For those not familiar with cycling terminology, the groupset includes everything from the chain and all it comes into contact with, to the brakes and the levers on the handlebars. As a result, even with constant maintenance of the old one, my riding is smoother and more efficient than it was this time last week.

The Epilepsy Forward Cycling project however, has been a bit of a different story. It's a good job I have a new groupset, because we've just made one hell of a change of gears.

Since this is after all, a diary, it made sense to document what was happening with Epilepsy Forward and disappointingly, the Race Across America plans - the Mixed 4 Team record attempt and following Solo attempt, have been put back a year due to funding. Cue a drop from the larger of the two big gears on the crank.
There has however been a slow ramping up of the smaller gears to fill the gap in my 2013 summer personally and for the team, or rather, project... (more on that later!) a big step.
I had always planned to ride the London Ride 100, to raise money for Epilepsy Action at the start of August, however, as of yesterday, it won't be just that I'm training for. I've finally taken the plunge and entered the British 24HR TT Championships which take place in late July. Something which I've been planning to do for years, but never quite got round to be able to train properly for.
The hope is competitive training for the British Championship should make for the 6 hour target for the Prudential Ride London 100, a very achievable target, just 2 weeks later.

Among the disappointment of having to put back the Race Across America plans a year however, there is excitement for Epilepsy Forward in general. A new step in another direction, but a very logical one.
Charities like UK Youth have shown that cycling can raise the profile of a charity hugely and since the whole objective of Epilepsy Forward was to raise the profile of the condition, it seemed like a no brainer to affiliate as a British Cycling club. It means allowing people who share the same values as we do, to race under a team epilepsy focused, have the condition feature in the British Cycling rankings and race results, but most importantly, allow people to meet each other and be able to ride together.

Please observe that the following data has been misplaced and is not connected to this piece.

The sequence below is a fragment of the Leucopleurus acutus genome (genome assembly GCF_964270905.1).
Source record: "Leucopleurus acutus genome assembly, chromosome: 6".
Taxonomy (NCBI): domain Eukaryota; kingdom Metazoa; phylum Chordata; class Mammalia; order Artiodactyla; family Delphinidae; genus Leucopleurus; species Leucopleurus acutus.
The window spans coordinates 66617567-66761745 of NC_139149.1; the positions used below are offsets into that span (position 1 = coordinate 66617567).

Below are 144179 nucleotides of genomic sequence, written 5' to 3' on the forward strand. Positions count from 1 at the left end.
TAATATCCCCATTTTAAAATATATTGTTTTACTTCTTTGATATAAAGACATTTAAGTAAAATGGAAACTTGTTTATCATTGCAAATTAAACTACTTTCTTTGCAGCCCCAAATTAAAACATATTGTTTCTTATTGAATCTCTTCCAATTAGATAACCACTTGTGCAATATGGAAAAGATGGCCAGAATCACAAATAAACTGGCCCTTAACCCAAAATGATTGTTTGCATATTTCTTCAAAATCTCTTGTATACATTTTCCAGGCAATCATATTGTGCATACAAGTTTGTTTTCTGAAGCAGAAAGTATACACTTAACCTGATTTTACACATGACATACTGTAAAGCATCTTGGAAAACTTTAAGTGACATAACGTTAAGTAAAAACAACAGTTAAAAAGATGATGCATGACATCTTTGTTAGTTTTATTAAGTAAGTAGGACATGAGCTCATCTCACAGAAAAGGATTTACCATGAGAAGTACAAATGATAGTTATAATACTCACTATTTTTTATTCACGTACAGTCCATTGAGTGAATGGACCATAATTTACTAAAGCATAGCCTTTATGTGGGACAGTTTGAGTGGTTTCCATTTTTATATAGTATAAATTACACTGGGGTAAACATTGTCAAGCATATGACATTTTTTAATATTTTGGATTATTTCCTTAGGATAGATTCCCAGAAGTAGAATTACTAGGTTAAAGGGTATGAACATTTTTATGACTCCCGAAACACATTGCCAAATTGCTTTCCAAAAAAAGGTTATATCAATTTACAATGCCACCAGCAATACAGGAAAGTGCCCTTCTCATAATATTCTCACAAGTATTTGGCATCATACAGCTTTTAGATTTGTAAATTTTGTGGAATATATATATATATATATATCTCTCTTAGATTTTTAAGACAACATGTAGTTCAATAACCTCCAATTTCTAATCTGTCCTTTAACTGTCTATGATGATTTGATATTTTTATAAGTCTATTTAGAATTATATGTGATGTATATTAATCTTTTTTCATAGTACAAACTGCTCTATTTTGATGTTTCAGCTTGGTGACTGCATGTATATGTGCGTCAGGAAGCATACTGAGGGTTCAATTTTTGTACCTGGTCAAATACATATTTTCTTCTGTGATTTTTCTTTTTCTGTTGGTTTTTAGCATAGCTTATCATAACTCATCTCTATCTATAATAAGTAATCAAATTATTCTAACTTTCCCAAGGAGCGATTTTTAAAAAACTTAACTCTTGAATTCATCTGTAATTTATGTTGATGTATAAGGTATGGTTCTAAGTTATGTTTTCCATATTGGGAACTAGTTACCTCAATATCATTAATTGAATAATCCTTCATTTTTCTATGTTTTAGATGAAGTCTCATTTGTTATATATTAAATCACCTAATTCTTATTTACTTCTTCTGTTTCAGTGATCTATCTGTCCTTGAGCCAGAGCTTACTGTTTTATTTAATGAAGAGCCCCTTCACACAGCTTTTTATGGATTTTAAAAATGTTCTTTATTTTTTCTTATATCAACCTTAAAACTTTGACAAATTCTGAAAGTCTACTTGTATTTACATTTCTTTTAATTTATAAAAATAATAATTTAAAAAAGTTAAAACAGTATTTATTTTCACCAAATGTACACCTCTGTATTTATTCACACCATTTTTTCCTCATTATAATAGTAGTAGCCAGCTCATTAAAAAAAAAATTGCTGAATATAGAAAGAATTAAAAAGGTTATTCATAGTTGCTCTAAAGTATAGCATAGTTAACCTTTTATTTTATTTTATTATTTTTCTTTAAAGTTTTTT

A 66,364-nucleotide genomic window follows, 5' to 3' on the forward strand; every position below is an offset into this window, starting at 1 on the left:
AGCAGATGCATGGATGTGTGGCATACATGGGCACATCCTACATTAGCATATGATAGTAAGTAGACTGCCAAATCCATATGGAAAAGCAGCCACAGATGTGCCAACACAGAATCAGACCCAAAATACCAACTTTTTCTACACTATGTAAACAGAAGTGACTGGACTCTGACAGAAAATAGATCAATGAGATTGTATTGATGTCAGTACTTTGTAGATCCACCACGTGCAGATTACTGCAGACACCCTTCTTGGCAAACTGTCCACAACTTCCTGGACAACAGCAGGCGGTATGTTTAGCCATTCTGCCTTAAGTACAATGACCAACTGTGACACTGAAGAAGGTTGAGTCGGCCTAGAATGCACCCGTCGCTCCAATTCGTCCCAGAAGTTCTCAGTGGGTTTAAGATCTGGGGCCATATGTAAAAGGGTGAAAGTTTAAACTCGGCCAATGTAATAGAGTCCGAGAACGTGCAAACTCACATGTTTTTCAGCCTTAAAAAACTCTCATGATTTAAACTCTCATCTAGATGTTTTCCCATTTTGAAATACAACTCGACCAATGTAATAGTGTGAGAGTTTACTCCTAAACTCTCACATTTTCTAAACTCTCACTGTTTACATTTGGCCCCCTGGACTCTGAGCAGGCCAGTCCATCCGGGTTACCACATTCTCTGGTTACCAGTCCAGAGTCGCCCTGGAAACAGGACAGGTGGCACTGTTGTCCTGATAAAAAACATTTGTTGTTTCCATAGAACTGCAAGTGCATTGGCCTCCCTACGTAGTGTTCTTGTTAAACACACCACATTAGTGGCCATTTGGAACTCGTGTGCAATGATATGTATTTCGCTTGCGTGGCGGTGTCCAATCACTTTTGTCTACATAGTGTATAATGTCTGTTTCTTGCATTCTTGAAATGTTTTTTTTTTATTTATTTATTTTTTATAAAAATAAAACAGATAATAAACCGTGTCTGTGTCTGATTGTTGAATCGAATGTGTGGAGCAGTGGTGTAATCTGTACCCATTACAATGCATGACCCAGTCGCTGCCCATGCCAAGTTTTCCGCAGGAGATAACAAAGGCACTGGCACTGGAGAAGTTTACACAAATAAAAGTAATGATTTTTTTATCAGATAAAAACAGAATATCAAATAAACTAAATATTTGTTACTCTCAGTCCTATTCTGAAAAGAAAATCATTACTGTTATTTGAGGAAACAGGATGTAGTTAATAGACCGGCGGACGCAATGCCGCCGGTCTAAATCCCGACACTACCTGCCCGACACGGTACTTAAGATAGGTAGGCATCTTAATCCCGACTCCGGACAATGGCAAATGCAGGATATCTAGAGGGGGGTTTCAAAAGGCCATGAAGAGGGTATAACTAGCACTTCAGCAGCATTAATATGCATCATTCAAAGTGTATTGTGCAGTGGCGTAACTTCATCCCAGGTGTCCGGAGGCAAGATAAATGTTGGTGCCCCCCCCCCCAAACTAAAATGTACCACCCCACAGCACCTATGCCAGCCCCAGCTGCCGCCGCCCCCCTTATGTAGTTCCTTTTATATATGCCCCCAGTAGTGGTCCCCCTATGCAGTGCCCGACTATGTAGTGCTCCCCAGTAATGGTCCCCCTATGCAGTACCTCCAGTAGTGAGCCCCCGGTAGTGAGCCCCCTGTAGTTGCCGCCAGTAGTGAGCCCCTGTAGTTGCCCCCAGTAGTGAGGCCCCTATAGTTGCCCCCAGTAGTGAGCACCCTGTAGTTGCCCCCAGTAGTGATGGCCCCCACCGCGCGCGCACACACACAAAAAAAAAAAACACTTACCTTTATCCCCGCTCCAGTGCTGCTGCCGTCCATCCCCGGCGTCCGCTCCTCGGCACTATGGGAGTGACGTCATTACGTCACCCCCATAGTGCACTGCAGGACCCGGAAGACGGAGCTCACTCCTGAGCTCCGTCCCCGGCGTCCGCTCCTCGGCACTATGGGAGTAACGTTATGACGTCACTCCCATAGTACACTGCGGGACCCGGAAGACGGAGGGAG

The likelihood is that for any other team however, raising their profile would be the main, sometimes only objective. In the case of Epilepsy Forward CC though, it could do so much more than that.
The club has the ability to tackle the issue of the isolation that comes with the condition, it has the ability to raise funds for charity and not only that, but for new members to British Cycling, give huge financial security if the very unlikely event occurs that a seizure could result in an accident, through membership of the National Governing Body. The club has the ability to promote the use of medical ID for it's riders, irrespective of if they have epilepsy or not. It could facilitate first aid training for members, so they know how to best help anyone they come into contact with, should they have a seizure.
But most of all, even just through the colour of the kit, it will hopefully give the members a sense of pride about the shirt on their back.

You often have to take a step back before you can take a step forward, but I strongly believe that as a rider I will become stronger and as a project we've become more ambitious.

At the end of the day, the team side of the project can make a dent, but the club arm of Epilepsy Forward has the ability to create a legacy.